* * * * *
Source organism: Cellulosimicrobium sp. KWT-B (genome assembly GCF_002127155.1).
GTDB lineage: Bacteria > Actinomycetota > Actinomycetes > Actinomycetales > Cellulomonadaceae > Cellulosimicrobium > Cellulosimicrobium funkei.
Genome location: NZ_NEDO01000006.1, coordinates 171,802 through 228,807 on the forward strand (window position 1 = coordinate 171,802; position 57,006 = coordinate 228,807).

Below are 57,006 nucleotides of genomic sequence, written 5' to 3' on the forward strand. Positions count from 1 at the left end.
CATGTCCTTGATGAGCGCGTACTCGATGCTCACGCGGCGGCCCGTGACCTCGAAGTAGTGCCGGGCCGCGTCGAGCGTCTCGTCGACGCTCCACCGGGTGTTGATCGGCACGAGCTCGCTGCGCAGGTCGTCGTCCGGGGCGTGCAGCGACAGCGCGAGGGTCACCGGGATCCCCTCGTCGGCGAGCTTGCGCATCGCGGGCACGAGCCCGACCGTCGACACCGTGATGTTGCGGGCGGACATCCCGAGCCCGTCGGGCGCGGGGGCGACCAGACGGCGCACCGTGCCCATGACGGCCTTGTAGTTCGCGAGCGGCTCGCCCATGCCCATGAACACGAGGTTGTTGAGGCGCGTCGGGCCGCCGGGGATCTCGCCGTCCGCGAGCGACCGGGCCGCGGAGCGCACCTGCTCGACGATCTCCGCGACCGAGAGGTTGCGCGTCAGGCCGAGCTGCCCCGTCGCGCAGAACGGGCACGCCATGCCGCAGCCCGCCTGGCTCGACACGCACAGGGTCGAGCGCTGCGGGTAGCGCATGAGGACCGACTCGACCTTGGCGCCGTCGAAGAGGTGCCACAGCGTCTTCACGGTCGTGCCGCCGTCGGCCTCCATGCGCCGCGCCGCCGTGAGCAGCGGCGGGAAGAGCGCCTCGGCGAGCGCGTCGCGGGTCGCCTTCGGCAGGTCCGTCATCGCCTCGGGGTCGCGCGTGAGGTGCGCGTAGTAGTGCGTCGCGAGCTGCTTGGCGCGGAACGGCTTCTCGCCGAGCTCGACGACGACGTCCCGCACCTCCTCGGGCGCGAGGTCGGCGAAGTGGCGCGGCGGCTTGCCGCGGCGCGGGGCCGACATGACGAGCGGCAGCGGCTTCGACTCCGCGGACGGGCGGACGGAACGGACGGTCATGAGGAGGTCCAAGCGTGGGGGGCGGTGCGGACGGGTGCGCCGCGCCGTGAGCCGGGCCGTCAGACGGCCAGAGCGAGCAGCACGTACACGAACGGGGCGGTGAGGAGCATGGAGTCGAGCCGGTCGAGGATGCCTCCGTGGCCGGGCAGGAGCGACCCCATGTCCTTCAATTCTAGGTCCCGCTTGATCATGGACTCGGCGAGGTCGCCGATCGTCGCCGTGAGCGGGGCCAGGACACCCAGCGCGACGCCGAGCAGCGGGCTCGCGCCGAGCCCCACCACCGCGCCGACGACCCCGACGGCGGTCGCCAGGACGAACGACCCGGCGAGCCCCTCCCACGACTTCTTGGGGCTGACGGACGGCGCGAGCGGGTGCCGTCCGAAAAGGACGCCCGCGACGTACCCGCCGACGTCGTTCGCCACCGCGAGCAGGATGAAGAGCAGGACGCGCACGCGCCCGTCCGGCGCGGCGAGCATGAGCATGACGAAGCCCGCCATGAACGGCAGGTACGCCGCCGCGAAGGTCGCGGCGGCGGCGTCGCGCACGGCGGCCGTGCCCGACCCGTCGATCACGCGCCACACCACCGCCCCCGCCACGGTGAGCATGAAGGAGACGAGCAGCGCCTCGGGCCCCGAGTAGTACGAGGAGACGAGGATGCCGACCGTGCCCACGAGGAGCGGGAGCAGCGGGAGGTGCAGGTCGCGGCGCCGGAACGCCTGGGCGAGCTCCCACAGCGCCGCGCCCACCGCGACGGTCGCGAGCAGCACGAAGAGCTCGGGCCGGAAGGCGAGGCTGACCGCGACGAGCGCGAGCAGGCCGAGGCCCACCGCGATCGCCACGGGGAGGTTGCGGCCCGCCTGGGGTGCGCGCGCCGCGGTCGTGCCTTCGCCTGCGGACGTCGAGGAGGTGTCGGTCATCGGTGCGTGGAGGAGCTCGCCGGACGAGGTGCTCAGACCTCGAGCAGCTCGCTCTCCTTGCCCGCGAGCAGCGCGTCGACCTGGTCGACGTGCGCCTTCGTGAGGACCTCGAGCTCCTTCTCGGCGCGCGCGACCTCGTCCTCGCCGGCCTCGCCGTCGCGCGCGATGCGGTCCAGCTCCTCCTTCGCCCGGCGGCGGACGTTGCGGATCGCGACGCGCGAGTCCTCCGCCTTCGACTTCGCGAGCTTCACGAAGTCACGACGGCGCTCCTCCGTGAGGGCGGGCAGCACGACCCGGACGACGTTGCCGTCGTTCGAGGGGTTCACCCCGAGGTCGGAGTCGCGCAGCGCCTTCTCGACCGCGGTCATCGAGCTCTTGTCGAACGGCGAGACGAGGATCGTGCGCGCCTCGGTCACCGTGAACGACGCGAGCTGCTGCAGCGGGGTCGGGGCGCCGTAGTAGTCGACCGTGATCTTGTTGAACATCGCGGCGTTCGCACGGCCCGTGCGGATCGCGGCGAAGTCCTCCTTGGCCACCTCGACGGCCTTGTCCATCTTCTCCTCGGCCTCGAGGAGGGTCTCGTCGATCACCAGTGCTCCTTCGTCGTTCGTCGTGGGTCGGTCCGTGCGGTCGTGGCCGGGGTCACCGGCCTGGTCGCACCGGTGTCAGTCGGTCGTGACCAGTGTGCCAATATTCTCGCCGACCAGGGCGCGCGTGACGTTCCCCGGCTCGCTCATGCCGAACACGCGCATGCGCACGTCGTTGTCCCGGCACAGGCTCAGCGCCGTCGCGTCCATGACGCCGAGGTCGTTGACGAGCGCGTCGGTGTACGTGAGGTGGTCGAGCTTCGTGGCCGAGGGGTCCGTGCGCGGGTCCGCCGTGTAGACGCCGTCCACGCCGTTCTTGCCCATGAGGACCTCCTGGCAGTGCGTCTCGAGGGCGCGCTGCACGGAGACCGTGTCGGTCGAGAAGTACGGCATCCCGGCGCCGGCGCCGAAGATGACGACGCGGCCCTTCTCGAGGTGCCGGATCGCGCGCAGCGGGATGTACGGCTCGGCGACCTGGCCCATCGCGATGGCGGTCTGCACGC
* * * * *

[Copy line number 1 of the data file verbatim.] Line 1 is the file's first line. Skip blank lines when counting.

Source organism: Cellulosimicrobium sp. KWT-B (genome assembly GCF_002127155.1).